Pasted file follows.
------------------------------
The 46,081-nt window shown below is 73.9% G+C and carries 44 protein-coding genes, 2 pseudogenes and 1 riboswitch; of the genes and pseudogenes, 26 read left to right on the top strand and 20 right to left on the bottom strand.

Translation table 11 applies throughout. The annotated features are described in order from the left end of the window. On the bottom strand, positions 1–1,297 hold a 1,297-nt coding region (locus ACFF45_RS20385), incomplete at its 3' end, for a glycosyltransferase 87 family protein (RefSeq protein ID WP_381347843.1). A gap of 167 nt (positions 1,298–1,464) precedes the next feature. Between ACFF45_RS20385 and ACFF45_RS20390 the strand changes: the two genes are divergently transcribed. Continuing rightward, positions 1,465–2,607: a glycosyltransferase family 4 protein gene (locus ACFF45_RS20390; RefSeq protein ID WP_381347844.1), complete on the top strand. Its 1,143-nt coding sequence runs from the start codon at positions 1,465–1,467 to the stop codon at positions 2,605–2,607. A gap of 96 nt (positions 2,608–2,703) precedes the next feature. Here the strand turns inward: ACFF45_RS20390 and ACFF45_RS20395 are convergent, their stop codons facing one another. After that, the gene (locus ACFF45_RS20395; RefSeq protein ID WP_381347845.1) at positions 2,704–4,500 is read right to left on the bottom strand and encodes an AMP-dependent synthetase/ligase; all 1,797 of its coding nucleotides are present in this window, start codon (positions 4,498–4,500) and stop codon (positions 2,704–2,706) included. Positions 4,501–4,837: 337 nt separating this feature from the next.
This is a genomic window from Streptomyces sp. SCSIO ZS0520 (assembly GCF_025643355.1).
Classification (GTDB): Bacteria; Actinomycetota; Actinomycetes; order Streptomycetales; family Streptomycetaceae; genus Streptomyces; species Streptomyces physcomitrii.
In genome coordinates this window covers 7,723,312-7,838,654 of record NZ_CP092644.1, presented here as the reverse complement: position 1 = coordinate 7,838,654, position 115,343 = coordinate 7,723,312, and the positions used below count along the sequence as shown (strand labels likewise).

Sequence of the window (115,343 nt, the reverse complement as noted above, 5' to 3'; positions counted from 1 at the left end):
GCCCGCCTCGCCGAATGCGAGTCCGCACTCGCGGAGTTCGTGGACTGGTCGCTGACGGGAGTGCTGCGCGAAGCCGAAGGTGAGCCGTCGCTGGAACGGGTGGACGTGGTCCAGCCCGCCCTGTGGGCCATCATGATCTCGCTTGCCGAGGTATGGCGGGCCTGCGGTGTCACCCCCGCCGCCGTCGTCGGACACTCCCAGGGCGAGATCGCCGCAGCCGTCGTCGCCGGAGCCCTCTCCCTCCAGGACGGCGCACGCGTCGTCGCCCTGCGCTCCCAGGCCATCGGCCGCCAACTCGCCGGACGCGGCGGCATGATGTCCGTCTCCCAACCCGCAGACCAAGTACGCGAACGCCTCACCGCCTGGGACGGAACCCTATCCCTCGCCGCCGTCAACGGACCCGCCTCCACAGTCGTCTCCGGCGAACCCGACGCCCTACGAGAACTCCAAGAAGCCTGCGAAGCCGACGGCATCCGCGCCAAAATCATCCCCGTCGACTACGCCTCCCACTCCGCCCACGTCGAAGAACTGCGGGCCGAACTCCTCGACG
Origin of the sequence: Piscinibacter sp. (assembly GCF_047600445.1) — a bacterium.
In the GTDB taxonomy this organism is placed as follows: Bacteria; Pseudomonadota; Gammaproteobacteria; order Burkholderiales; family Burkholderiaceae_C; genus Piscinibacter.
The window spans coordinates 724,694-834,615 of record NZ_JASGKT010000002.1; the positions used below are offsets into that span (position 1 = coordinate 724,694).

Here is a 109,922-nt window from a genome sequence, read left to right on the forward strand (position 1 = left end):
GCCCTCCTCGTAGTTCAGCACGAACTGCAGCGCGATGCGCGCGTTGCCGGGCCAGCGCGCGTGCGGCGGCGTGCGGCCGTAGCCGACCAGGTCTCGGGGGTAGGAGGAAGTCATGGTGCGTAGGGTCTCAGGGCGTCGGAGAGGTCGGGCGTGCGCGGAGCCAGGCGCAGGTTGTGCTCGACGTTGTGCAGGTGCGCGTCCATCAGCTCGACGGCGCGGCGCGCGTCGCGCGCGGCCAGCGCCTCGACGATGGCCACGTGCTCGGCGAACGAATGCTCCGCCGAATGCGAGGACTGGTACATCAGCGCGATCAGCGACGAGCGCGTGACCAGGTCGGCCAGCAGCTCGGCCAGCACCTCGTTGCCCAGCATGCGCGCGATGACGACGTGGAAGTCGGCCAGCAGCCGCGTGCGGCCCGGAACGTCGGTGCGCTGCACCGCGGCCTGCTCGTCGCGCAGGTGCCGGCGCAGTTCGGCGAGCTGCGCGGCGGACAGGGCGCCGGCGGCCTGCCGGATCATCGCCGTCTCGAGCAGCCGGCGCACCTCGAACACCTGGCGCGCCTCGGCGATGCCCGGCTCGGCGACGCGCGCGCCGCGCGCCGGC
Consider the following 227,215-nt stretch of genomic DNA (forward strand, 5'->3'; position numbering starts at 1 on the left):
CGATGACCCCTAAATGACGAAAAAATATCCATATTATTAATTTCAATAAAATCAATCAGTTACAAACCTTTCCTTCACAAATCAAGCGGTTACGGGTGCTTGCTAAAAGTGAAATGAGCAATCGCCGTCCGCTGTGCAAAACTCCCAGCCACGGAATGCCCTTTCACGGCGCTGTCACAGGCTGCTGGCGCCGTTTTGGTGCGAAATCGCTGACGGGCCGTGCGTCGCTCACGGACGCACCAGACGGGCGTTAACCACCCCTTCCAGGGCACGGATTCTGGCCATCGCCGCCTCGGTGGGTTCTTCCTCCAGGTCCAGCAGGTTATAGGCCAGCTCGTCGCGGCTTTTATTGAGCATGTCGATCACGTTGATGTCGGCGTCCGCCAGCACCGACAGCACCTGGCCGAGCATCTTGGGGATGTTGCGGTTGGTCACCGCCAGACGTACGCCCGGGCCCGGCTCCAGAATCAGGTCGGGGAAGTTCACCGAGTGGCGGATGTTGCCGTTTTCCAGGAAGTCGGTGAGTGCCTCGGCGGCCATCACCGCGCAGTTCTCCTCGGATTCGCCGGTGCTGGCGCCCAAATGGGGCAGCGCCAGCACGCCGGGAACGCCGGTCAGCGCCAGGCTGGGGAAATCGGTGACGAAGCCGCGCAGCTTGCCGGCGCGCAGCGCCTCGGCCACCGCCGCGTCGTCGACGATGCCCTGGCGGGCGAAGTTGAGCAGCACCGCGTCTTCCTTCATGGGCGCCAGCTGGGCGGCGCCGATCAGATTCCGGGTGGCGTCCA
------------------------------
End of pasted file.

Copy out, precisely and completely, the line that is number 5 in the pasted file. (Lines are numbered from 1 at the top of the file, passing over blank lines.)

In genome coordinates this window covers 7,723,312-7,838,654 of record NZ_CP092644.1, presented here as the reverse complement: position 1 = coordinate 7,838,654, position 115,343 = coordinate 7,723,312, and the positions used below count along the sequence as shown (strand labels likewise).